California issues proposed rules for 'fracking'

California Gov. Jerry Brown's administration proposes rules that would require more disclosure from oil companies in the state that employ hydraulic fracturing, also known as 'fracking.'

Under pressure from state lawmakers and environmentalists, Gov. Jerry Brown's administration released draft regulations for hydraulic fracturing, or "fracking," the controversial drilling process driving the nation's oil and gas boom.

The proposed rules, released Tuesday, would require energy companies to disclose for the first time the chemicals they inject deep into the ground to break apart rock and release oil. They also would have to reveal the location of the wells where they use the procedure.

Though fracking has unlocked vast amounts of previously unreachable fossil fuels elsewhere, environmentalists and public health advocates in California have raised safety questions about the hundreds of chemicals used — many of them known carcinogens — and the potential for drinking water contamination.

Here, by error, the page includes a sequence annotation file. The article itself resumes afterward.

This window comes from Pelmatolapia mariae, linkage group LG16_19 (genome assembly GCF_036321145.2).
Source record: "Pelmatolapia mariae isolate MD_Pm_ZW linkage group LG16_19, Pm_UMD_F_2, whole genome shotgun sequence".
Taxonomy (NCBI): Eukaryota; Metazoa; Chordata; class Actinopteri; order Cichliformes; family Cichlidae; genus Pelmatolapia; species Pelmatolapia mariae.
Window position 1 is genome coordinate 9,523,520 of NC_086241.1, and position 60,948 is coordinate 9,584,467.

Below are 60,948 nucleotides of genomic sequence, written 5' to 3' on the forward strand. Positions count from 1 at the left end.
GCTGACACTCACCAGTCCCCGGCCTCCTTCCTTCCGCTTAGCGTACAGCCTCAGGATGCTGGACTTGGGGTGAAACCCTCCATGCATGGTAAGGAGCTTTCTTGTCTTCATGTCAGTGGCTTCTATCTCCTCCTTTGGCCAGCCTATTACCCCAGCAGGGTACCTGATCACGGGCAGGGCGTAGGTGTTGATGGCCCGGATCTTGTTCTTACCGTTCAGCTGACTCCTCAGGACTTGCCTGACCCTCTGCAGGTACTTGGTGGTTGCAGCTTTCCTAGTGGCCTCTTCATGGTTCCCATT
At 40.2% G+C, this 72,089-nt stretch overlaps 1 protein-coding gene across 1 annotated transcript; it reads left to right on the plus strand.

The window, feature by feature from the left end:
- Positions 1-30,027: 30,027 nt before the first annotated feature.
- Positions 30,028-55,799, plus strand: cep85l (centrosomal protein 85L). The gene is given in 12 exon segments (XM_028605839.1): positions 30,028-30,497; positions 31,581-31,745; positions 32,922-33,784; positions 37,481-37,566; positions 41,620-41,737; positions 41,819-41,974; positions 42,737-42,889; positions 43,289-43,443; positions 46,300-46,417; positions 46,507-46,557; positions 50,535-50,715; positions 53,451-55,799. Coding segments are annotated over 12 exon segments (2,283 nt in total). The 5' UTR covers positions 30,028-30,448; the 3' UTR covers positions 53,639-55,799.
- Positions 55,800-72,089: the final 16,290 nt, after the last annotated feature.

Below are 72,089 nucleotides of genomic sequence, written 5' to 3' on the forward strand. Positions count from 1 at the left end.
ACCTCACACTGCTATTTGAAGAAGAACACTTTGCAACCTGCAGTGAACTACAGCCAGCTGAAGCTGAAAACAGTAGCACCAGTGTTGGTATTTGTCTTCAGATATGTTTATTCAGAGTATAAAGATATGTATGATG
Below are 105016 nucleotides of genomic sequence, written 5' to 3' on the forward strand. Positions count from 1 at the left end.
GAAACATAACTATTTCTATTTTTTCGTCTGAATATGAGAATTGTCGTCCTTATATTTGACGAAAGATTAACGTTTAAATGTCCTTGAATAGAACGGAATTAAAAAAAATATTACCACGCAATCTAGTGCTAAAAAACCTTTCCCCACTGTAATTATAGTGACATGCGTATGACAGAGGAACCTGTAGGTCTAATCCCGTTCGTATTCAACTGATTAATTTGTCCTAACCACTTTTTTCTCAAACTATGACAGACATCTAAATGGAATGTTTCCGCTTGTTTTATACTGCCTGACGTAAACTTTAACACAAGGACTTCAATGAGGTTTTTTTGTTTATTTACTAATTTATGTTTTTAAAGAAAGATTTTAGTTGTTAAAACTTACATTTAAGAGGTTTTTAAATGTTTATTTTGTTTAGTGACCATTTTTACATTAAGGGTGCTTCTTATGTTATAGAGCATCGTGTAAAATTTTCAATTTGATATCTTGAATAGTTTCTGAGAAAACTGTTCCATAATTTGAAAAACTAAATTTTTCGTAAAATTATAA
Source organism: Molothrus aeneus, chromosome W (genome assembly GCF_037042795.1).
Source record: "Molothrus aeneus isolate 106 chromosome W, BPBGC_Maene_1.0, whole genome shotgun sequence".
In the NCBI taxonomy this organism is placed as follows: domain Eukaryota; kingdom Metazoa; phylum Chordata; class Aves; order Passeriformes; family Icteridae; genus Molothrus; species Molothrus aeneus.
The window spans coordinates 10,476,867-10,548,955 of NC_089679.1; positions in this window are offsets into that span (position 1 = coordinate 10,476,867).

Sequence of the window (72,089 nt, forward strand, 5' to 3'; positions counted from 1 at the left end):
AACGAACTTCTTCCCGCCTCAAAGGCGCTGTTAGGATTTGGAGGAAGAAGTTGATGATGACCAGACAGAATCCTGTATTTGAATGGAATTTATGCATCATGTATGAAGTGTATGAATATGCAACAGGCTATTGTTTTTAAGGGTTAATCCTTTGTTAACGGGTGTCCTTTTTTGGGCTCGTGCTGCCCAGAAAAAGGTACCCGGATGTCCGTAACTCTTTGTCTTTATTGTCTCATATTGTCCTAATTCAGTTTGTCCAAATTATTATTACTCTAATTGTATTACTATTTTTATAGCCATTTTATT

Jason Marshall, chief deputy director of the state Department of Conservation, said the proposed rules were important to assure the public that "when this practice is engaged in, it is engaged in safely."

The disclosure requirements would put California in line with at least nine other states that have such guidelines. The proposed regulations come as energy companies tout the technology's potential to tap the state's Monterey shale, the largest oil shale formation in the continental United States.

According to the U.S. Energy Information Administration, the formation, which runs from Northern California to Los Angeles, contains 15 billion barrels of oil — or 64% of the country's deep-rock deposits.

Environmental and industry groups said the draft regulations were a good first step in what is expected to be a lengthy rule-making process. But environmentalists signaled a coming fight over the level of disclosure, noting a provision that would allow oil companies to withhold disclosure of chemicals they claim to be proprietary.

"The road we're headed down will heap a cloak of secrecy around trade secrets," said Bill Allayaud, a lobbyist for Environmental Working Group.

A recent analysis by Bloomberg News found that companies nationwide withheld from their disclosure reports one out of every five chemicals they used in fracking.